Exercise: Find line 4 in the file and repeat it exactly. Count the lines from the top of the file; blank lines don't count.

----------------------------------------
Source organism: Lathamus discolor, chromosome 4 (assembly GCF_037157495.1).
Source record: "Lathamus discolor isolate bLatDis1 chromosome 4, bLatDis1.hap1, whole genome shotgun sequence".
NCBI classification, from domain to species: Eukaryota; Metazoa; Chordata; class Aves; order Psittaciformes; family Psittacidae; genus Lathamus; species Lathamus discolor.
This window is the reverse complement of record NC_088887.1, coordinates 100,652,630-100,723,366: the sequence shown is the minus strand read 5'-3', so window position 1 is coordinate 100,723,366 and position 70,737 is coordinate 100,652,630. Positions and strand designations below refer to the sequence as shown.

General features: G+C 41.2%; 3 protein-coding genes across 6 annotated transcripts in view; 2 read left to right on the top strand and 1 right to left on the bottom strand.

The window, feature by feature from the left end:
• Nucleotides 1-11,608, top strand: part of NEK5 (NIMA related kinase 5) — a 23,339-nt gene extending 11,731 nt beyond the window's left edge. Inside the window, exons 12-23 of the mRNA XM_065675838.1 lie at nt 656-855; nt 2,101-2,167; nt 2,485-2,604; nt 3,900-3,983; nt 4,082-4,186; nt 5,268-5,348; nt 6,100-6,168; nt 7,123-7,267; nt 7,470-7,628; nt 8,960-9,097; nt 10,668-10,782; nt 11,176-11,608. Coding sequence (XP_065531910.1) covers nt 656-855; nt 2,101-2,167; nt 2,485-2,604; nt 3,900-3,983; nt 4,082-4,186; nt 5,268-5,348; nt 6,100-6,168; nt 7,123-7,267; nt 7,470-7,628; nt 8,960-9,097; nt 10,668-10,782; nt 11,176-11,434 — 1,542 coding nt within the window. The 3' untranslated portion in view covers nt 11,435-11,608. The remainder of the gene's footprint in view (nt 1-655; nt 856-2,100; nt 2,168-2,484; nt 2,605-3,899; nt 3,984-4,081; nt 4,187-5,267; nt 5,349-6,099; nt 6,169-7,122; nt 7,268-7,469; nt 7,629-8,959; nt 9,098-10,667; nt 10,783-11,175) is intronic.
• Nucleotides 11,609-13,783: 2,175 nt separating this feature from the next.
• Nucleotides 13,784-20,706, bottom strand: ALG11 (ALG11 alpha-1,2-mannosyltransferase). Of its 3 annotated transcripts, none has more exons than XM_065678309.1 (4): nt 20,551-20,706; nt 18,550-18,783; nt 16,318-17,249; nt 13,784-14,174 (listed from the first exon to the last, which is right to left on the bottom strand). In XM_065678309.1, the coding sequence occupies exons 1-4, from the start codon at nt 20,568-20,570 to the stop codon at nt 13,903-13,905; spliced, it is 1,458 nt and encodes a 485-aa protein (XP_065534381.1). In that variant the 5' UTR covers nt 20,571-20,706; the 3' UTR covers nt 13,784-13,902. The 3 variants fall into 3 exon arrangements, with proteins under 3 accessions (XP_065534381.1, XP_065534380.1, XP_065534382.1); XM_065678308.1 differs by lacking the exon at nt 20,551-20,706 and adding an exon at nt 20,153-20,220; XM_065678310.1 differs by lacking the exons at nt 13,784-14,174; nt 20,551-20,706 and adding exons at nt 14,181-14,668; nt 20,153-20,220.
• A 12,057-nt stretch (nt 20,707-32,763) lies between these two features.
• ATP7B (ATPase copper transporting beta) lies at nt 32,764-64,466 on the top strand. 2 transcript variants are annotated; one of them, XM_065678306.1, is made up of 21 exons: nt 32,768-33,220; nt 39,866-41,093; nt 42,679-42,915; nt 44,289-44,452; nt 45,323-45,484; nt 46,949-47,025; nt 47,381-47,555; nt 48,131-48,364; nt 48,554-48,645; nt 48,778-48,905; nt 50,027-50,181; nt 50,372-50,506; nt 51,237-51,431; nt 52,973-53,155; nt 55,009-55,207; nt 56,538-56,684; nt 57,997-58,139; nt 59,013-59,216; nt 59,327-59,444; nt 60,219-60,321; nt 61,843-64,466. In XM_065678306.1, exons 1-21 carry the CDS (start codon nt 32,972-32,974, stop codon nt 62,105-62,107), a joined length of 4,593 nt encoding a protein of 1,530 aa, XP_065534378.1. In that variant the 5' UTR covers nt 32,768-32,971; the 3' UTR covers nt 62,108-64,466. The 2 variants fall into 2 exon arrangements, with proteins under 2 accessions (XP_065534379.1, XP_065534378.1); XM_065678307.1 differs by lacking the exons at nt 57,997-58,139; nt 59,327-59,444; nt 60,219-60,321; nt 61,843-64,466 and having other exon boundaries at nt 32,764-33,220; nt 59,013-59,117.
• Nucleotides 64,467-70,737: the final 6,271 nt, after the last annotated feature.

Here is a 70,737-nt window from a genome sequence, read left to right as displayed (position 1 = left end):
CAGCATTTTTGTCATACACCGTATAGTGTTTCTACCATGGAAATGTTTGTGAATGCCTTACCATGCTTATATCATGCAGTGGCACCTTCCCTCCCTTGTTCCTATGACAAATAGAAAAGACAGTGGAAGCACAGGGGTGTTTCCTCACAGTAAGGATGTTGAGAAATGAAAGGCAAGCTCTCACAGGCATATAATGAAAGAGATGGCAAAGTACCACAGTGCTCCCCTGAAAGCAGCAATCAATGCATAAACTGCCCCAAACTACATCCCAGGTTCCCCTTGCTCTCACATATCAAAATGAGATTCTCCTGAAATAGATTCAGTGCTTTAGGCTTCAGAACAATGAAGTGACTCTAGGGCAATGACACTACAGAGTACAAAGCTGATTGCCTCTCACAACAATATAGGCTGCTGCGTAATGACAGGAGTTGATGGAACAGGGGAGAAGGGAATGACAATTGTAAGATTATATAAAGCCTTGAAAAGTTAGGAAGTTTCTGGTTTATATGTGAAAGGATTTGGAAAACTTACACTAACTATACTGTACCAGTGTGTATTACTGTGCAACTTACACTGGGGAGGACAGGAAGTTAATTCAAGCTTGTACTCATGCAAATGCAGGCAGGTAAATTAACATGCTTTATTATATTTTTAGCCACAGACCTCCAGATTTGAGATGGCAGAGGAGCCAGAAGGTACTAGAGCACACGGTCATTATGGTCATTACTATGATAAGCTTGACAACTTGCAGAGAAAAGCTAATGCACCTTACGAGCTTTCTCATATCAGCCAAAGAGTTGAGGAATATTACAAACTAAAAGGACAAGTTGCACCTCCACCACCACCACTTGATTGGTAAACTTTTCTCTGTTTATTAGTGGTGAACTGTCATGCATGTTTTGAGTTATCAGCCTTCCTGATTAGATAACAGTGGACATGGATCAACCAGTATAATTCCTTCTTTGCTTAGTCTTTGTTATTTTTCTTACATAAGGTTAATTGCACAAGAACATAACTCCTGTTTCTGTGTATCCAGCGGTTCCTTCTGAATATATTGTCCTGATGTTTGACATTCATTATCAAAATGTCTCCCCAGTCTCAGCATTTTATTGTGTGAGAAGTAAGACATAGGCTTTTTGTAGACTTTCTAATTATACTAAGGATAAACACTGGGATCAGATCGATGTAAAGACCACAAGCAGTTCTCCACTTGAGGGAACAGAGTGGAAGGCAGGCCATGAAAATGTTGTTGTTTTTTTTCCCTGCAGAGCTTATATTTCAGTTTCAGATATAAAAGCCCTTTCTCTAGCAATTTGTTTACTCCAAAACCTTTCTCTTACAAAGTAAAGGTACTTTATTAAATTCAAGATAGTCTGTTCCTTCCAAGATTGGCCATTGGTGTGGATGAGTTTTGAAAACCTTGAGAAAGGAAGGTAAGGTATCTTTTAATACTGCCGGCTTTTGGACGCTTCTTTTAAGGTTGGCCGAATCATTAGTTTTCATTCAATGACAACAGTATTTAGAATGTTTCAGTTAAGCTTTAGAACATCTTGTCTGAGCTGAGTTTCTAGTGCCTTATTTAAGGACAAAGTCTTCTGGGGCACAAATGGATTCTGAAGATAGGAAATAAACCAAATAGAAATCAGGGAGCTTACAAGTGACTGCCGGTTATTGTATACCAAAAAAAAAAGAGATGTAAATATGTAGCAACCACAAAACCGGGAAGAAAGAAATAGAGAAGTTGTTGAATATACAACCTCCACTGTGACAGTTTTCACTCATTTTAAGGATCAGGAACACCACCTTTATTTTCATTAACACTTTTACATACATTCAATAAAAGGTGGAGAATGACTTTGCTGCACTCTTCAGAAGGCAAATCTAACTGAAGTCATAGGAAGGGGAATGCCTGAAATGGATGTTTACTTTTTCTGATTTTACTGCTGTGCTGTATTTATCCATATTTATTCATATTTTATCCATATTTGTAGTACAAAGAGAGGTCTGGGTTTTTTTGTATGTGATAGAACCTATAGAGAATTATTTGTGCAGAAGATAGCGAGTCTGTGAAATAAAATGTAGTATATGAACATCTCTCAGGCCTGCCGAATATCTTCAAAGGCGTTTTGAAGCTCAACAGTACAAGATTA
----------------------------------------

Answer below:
This window is the reverse complement of record NC_088887.1, coordinates 100,652,630-100,723,366: the sequence shown is the minus strand read 5'-3', so window position 1 is coordinate 100,723,366 and position 70,737 is coordinate 100,652,630. Positions and strand designations below refer to the sequence as shown.